Our Food Rescue Heroes have vindicated that belief abundantly. We have recruited the world’s largest network of on-demand volunteer drivers, 27,000+ strong and growing, and they deliver on 99% of all available rescues from our hundreds of donor businesses. They are not only reliable but also, often, prolific. Many have performed hundreds of rescues. One particular septuagenarian in Pittsburgh has completed over 1,500 rescues.
Thanks to all of the volunteers across the 15 cities with active Food Rescue Hero networks, we have reached over 80 million pounds of good food saved to feed people instead of landfills. That’s equivalent to almost 67 million meals, carried to their destinations in our volunteers’ cars or trucks, in their minivans next to children excited to help, on their bikes, or even on their shoulders as they make deliveries on foot. And all sorts of people have stepped up to do this work: artists, activists, teachers, musicians, small business owners, parents, teenagers, retirees, and many more.
What is it that keeps these volunteers so engaged?
Centering the Human in the Design
Research indicates that one of the main barriers to volunteering is that people feel they don’t have enough time, or that volunteer schedules are too inflexible. The same ridesharing-style model that resolves the logistical barriers of food donation can also resolve these personal barriers.
Like a driver for Uber, a user of the Food Rescue Hero app gets notifications on their phone when a nearby rescue is available. They can also go on the app and search for local rescues any time they want. In this way, the app regularly presents users with opportunities to engage, on their terms. Once they accept a rescue, the app guides them through the process of pick-up and drop-off, for an easy, seamless experience. Most rescues take under an hour, and users can pick one up whenever they have time. There is no obligation to commit to a regular rescue – though many end up doing so.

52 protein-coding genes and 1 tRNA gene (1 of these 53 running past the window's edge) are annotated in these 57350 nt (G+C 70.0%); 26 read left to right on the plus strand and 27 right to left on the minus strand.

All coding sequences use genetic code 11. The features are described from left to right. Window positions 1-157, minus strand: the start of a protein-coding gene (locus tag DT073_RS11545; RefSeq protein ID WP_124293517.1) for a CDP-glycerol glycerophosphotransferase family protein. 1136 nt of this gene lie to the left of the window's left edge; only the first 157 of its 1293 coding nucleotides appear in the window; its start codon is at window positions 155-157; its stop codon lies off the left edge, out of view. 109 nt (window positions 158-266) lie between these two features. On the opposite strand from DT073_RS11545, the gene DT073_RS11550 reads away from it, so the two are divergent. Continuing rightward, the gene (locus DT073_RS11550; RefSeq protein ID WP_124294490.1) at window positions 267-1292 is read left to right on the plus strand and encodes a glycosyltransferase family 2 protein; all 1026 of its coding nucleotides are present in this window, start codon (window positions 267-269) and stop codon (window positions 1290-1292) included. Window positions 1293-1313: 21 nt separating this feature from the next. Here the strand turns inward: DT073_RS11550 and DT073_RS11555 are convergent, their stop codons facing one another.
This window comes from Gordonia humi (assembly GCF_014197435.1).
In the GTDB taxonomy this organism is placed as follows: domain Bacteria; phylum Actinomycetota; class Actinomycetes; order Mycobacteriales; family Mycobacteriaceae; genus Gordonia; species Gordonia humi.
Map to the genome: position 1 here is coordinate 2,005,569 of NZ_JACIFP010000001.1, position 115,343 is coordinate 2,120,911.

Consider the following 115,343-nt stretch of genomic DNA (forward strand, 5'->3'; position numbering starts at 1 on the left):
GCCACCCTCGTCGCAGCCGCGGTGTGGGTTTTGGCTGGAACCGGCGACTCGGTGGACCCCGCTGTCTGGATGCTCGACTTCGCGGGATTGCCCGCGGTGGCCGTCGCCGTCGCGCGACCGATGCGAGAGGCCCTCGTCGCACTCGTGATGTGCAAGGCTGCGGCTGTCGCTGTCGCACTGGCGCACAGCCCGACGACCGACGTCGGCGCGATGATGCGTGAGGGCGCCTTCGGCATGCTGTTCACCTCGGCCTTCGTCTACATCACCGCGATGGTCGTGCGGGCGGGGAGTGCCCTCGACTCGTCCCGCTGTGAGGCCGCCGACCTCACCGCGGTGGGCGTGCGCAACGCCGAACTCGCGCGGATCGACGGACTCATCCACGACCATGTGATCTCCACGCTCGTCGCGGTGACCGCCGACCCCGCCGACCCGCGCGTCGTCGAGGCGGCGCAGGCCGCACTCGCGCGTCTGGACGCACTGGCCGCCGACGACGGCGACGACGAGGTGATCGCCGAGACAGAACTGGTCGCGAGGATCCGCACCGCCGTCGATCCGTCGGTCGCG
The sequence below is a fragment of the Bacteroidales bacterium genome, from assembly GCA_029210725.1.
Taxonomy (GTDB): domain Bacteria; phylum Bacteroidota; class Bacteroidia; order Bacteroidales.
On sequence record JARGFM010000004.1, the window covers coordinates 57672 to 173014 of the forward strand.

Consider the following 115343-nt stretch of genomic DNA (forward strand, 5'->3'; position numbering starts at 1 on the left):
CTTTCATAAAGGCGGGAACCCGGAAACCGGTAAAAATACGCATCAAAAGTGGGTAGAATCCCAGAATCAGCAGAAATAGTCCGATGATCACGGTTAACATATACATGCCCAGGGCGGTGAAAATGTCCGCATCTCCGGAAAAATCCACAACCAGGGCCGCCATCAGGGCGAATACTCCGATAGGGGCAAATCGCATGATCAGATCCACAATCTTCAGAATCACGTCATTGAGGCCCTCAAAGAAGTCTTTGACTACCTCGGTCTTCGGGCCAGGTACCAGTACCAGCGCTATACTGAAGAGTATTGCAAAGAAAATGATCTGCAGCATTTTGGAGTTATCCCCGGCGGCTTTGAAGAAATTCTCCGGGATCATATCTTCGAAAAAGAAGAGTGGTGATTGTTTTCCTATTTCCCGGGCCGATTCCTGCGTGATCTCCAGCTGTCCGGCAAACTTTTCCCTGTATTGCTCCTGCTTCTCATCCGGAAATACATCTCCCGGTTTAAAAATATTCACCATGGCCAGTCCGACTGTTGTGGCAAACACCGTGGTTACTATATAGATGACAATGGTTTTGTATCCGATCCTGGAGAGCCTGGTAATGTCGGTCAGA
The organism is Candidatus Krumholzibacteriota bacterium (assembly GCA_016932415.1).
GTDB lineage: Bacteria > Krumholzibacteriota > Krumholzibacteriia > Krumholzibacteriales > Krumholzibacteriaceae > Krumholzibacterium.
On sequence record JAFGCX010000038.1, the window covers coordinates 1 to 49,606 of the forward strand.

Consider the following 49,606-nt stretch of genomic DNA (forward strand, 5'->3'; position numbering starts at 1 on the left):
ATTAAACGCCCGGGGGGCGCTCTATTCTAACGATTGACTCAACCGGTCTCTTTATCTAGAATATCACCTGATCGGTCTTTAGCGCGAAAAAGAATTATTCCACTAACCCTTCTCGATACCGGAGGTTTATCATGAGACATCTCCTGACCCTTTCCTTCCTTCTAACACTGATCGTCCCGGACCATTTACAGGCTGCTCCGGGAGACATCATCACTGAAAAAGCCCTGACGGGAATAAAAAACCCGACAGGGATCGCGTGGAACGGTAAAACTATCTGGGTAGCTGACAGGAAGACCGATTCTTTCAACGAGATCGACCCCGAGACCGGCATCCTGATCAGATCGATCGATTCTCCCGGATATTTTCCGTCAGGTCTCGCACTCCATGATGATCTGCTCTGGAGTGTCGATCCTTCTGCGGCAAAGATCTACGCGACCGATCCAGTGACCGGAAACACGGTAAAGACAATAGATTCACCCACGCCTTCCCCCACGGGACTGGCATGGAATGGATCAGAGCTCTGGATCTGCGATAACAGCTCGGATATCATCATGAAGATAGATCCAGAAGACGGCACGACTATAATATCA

A problem like food waste can feel both daunting and distant. If you are not a grocery store employee tasked with dumping pounds and pounds of nutritious food into the dumpster every night because it will not be sold before its “best by” date, you may not be able to wrap your mind around the problem.
But if you show up to the grocery store and load boxes of that good food into your car instead, the problem becomes tangible. And if you then deliver that food to a community center or a public housing complex where people are excited to see you and find out what you’ve brought to help them through the week, you vividly experience just how much power that simple act has. A carload of food that could be rotting in a landfill is instead ensuring that a community will not go hungry.
Our app delivers donated food, but it also, crucially, delivers that pay-off to volunteers: the incomparable, indescribable feeling of fulfillment at your core after you know you have made a difference. It’s a million times better than seeing a “like” on your social media post. It’s life-changing. It keeps people coming back.
Check out the companion interview and past episodes of Innovating Leadership, Co-creating Our Future, via iTunes, TuneIn, Stitcher, Spotify, Amazon Music, Audible, iHeartRADIO, and NPR One. Stay up-to-date on new shows airing by following the Innovative Leadership Institute LinkedIn.
About the Author
Leah Lizarondo is the founder of Food Rescue Hero®, a technology, logistics and civic engagement model that fights food waste and hunger in 16 cities. Her work has been featured in NPR, Fast Company, and The Washington Post, among others. Leah is originally from the Philippines and currently lives in Pittsburgh, Pennsylvania.